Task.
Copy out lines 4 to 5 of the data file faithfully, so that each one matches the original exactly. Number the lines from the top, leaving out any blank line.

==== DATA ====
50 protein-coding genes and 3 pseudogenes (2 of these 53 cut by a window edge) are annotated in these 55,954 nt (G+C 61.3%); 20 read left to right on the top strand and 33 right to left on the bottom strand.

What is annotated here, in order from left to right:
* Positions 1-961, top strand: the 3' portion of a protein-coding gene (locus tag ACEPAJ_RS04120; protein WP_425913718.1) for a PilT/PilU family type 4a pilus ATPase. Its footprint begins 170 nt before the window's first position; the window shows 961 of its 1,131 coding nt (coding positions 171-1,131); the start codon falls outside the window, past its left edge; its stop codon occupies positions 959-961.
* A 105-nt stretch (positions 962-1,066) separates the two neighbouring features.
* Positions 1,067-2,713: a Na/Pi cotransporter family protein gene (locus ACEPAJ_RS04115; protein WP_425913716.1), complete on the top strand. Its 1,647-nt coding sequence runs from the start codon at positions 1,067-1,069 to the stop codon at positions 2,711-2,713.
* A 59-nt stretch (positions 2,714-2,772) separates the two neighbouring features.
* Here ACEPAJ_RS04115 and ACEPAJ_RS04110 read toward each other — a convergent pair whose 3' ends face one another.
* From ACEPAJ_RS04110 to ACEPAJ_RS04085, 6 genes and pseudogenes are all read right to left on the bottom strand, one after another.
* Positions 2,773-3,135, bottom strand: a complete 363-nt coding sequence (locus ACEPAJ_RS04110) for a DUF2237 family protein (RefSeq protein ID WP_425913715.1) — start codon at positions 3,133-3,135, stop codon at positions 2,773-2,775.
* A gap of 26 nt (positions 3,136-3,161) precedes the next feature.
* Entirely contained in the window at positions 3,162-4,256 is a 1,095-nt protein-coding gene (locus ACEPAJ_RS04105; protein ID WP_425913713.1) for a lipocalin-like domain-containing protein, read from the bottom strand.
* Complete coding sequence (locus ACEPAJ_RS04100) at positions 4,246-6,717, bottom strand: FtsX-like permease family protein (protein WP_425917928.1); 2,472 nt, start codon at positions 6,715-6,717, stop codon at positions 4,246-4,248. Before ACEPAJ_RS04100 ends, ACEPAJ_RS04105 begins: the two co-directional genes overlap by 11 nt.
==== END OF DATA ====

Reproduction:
* A 105-nt stretch (positions 962-1,066) separates the two neighbouring features.
* Positions 1,067-2,713: a Na/Pi cotransporter family protein gene (locus ACEPAJ_RS04115; protein WP_425913716.1), complete on the top strand. Its 1,647-nt coding sequence runs from the start codon at positions 1,067-1,069 to the stop codon at positions 2,711-2,713.